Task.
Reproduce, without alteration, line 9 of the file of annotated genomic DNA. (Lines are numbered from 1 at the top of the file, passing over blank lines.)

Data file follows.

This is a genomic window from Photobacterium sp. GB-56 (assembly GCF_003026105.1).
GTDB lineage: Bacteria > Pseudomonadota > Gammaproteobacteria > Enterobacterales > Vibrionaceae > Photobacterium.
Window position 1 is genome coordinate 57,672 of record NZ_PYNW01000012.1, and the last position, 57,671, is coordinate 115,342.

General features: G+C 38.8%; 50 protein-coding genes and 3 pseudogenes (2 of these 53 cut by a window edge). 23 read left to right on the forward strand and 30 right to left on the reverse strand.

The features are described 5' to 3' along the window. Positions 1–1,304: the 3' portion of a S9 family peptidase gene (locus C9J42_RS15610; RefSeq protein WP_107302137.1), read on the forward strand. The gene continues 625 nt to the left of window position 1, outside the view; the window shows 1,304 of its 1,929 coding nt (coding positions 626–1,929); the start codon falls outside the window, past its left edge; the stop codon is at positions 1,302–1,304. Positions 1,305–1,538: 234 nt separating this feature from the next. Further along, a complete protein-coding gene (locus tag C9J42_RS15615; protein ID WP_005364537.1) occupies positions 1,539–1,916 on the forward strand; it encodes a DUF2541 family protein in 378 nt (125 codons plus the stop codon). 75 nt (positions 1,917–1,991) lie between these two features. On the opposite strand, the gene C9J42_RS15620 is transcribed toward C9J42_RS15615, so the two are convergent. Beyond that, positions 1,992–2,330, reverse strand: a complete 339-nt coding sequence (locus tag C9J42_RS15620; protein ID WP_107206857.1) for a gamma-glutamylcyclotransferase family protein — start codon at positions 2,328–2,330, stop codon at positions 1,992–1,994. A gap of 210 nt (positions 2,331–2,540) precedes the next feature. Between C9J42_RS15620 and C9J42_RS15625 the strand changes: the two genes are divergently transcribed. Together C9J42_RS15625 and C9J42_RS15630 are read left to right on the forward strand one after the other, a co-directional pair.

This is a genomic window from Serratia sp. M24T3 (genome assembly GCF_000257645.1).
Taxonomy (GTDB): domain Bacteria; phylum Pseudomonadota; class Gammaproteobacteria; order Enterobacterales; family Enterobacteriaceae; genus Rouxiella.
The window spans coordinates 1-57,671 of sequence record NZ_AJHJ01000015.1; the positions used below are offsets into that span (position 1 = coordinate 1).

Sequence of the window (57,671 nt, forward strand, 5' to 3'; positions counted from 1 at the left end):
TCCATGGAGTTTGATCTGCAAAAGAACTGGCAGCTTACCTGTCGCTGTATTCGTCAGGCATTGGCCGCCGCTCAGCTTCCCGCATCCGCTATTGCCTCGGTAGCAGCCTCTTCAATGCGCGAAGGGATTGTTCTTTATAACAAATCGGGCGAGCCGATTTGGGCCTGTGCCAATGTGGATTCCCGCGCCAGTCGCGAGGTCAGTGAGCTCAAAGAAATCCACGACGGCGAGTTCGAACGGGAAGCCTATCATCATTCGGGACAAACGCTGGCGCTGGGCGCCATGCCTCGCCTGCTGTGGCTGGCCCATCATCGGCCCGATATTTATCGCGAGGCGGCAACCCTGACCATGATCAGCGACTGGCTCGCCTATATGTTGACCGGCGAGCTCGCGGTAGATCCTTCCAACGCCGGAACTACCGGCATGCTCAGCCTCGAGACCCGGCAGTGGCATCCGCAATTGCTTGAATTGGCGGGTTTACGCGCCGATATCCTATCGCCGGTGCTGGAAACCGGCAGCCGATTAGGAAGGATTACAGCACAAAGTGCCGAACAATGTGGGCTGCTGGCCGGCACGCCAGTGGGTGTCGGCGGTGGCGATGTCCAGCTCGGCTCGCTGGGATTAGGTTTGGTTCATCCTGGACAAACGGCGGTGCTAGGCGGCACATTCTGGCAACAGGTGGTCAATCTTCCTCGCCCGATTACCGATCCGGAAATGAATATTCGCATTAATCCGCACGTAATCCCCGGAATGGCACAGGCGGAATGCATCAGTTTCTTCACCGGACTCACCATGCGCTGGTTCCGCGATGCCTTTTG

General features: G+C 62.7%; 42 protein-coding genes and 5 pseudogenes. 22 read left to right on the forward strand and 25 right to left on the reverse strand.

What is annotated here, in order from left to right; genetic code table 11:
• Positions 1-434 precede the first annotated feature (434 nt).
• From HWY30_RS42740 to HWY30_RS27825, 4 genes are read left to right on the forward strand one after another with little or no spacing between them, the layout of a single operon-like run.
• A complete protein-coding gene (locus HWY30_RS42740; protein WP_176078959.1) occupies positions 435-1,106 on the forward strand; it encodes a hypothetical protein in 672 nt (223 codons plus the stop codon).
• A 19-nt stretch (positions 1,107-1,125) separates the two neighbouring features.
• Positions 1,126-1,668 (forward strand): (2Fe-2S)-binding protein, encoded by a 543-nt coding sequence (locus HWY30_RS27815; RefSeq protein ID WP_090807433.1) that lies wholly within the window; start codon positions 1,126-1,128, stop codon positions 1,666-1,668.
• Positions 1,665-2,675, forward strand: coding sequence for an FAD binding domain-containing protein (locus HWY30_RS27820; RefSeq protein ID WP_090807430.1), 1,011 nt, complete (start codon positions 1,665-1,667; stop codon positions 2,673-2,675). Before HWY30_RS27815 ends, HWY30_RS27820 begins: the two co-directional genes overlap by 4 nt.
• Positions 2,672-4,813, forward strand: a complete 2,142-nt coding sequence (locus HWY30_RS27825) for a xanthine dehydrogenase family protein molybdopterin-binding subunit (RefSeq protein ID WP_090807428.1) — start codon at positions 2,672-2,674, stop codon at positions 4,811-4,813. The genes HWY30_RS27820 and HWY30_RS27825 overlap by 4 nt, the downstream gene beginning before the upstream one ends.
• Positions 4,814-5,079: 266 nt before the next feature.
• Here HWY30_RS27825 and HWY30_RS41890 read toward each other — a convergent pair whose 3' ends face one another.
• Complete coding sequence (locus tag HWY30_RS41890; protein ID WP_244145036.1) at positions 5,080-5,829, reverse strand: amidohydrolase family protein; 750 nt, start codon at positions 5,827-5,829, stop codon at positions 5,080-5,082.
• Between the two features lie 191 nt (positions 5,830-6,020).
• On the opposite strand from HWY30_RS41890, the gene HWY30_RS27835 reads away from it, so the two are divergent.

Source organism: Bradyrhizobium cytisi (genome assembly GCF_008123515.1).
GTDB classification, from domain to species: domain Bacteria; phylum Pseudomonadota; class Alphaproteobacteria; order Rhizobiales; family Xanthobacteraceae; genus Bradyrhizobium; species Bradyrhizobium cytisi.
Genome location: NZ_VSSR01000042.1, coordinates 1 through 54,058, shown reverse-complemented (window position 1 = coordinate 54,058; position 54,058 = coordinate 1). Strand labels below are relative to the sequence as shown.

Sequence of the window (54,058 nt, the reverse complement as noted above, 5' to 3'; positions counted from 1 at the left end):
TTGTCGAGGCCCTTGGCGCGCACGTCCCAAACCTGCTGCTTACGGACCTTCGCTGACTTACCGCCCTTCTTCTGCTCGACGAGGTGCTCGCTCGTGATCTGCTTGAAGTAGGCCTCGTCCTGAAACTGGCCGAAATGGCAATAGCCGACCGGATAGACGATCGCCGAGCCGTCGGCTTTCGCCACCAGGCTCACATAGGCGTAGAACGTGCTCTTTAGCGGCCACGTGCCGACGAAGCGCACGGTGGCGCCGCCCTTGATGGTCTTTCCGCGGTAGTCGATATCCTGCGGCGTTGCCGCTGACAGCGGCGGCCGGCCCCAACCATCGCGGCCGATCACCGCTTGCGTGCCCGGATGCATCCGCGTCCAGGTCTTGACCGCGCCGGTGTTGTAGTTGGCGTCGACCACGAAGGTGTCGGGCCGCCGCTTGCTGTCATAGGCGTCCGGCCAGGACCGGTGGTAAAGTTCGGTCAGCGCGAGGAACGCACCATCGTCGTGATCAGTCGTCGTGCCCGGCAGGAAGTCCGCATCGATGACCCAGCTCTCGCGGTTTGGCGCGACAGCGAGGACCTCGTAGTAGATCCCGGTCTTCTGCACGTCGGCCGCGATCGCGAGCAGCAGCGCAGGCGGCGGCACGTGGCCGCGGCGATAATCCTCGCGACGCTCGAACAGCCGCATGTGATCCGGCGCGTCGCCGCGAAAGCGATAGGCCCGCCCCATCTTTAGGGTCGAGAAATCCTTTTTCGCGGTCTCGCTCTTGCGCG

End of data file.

Sequence of the window (57,671 nt, forward strand, 5' to 3'; positions counted from 1 at the left end):